The federal prosecutor who reached a plea deal with Hunter Biden said Monday that he was told he could bring charges anywhere in the country, contradicting claims by an IRS whistleblower that he was blocked from doing so by Democratic-appointed U.S. attorneys.
Delaware U.S. Attorney David Weiss wrote in a letter to the ranking Republican on the Senate Judiciary Committee that he never asked to be named a special counsel, as Republican lawmakers and the whistleblower have claimed, but said he did seek status as a “special attorney,” which would have given him authority to file charges in any jurisdiction without permission of the U.S. attorney in that district. And he said he was told he would get it.
“I was assured that I would be granted this authority if it proved necessary,” he said in his letter to Sen. Lindsey Graham, R-S.C., adding that this assurance “came months before the Oct. 7, 2022 meeting” during which, according to the IRS whistleblower, Weiss said he had been blocked by Democratic appointees in Central California and Washington, D.C. from bringing charges in those places.
Weiss said he has “never been denied the authority to bring charges in any jurisdiction” and was writing the letter “to clarify an apparent misperception and to avoid future confusion.”
Weiss’ new statement adds context to an assertion by whistleblower Gary Shapley, a former IRS criminal investigator, who told Republicans that Weiss spoke to the U.S. attorney’s offices in the District of Columbia and California about bringing charges, and that those offices were not supportive. Weiss and the Justice Department have not denied those discussions took place — but Weiss is now essentially saying that, if he believed those charges were warranted, he could have brought them. Ultimately, a plea agreement was reached on charges only in Delaware.
Weiss was nominated to become U.S. attorney in Delaware by President Donald Trump and took office in 2018. The investigation of Hunter Biden began later that year. The Biden administration has kept Weiss in place to avoid having a U.S. attorney appointed by the president oversee his son’s criminal case.
In June, Weiss announced a plea agreement under which Hunter Biden will admit to two federal misdemeanor counts of failing to pay his taxes and a separate felony gun possession charge. Biden has agreed to plead guilty to the misdemeanors, which will most likely not result in any jail time. A third charge, involving lying on a gun permit application, is likely to be dismissed if he meets certain conditions.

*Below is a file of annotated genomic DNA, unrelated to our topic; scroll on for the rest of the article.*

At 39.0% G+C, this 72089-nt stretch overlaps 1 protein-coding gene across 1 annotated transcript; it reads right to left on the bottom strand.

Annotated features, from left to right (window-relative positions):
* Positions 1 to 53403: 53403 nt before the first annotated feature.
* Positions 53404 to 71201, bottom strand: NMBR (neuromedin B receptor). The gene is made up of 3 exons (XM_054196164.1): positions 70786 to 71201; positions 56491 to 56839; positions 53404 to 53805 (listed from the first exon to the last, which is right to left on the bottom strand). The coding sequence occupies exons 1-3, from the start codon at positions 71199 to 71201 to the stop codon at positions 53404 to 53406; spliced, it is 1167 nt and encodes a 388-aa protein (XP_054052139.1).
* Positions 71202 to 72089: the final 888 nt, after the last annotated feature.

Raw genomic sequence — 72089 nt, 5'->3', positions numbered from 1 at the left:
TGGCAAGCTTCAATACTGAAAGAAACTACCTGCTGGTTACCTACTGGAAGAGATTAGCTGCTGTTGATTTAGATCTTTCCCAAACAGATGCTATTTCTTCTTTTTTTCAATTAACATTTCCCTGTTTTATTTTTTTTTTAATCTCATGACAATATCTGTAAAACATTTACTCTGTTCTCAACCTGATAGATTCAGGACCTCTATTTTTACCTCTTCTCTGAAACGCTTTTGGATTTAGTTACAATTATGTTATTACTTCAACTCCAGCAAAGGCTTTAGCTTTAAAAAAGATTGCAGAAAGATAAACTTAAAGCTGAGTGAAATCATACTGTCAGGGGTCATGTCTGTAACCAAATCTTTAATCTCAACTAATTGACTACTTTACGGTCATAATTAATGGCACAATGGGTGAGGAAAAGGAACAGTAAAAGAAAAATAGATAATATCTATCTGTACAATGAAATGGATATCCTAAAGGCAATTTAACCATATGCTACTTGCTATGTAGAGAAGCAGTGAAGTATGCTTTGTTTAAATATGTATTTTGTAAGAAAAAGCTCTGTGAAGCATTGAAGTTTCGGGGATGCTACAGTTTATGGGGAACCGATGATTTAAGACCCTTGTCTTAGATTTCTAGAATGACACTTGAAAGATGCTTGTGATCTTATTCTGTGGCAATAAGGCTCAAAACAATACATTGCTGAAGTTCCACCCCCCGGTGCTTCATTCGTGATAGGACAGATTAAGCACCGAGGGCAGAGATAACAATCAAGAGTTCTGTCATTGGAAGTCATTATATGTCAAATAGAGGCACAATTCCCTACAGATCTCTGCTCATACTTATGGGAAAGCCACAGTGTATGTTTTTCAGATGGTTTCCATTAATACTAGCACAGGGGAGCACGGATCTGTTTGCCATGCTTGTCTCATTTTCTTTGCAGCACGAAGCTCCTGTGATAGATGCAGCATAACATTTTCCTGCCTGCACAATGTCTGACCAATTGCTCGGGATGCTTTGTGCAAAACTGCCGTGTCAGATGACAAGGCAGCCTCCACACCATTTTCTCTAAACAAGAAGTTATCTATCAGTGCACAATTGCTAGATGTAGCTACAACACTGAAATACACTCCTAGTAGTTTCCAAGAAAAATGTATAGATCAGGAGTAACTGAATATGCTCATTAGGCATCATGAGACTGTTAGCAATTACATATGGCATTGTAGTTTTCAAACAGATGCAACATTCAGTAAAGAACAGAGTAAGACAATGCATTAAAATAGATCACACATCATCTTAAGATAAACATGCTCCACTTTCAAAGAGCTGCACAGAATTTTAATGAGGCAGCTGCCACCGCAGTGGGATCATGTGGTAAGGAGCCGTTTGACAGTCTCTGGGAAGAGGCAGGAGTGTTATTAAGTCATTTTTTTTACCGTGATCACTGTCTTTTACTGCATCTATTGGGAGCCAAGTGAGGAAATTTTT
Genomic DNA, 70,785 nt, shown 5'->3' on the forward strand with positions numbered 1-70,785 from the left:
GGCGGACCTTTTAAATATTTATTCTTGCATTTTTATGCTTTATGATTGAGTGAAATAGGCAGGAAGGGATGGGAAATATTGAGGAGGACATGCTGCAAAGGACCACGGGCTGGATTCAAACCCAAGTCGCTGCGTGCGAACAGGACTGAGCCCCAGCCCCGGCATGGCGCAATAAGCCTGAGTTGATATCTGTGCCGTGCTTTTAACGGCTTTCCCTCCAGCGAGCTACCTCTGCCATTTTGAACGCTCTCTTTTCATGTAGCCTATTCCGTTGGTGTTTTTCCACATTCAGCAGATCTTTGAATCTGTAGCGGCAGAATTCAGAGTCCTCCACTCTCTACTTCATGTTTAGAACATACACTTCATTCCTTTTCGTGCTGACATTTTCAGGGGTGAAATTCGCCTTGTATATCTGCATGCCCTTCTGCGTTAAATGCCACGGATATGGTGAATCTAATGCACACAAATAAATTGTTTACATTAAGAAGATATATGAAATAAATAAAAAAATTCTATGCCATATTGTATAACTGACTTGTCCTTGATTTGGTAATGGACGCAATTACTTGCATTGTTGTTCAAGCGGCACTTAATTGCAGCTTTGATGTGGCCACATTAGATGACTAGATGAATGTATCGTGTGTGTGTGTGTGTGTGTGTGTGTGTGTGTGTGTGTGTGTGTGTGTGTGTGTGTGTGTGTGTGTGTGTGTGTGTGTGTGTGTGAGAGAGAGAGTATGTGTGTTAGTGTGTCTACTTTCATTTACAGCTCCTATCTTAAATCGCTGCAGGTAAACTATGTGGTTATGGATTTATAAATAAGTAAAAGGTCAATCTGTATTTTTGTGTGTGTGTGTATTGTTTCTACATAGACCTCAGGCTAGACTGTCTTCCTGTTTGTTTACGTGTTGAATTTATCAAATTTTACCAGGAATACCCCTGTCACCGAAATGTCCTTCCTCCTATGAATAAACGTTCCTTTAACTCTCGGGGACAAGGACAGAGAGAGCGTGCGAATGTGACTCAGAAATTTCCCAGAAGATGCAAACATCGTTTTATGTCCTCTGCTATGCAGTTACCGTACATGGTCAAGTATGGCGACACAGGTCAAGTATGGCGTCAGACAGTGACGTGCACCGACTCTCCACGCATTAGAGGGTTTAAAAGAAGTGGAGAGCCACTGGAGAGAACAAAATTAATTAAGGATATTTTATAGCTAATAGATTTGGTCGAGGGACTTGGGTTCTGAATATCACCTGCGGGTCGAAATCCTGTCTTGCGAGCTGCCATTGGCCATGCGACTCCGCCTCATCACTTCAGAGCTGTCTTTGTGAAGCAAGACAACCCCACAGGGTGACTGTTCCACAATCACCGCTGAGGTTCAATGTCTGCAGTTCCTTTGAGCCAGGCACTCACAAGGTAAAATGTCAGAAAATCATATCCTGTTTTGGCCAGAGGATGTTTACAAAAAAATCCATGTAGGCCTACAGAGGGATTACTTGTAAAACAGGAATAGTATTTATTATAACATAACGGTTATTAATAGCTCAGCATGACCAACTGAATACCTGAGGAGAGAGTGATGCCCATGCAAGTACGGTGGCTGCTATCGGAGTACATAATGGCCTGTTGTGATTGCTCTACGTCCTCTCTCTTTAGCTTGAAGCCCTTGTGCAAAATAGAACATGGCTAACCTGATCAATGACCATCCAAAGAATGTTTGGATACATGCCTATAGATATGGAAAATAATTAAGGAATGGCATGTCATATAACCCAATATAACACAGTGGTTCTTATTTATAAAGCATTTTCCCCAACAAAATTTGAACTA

On June 30, Weiss sent a letter to House Judiciary Committee chairman Rep. Jim Jordan, R-Ohio, denying that he had retaliated against Shapley for Shapley’s claim that Weiss had been barred from filing charges outside his home district.
Shapley told the House Ways and Means Committee in May that Weiss had sought authority to charge Hunter Biden in two federal districts with charges broader than the tax-related misdemeanors with which he was ultimately charged. He also asserted Attorney General Merrick Garland was not telling Congress the truth when he said in earlier testimony that Weiss had the authority to file charges outside Delaware.
The Justice Department denied Shapley’s claims.
“As both the Attorney General and U.S. Attorney David Weiss have said, U.S. Attorney Weiss has full authority over this matter, including responsibility for deciding where, when, and whether to file charges as he deems appropriate. He needs no further approval to do so,” said Wyn Hornbuckle, the deputy director of the Justice Department Office of Public Affairs.
Weiss’ Monday letter does not address Shapley’s assertion that Weiss indicated at the October meeting that he was not the sole deciding official. The Justice Department’s tax division in Washington, D.C., has input into tax charges. That division currently is led by a career Justice Department lawyer.
In a statement, a lawyer for Shapley’s lawyer said, “U.S. Attorney David Weiss’s story continues to change. As a practical matter, it makes no difference whether Weiss requested special counsel or special attorney authority. Under no circumstances should ‘the process’ have included the political appointees of the subject’s father, because Congress and the public had been assured it would not — but it did.”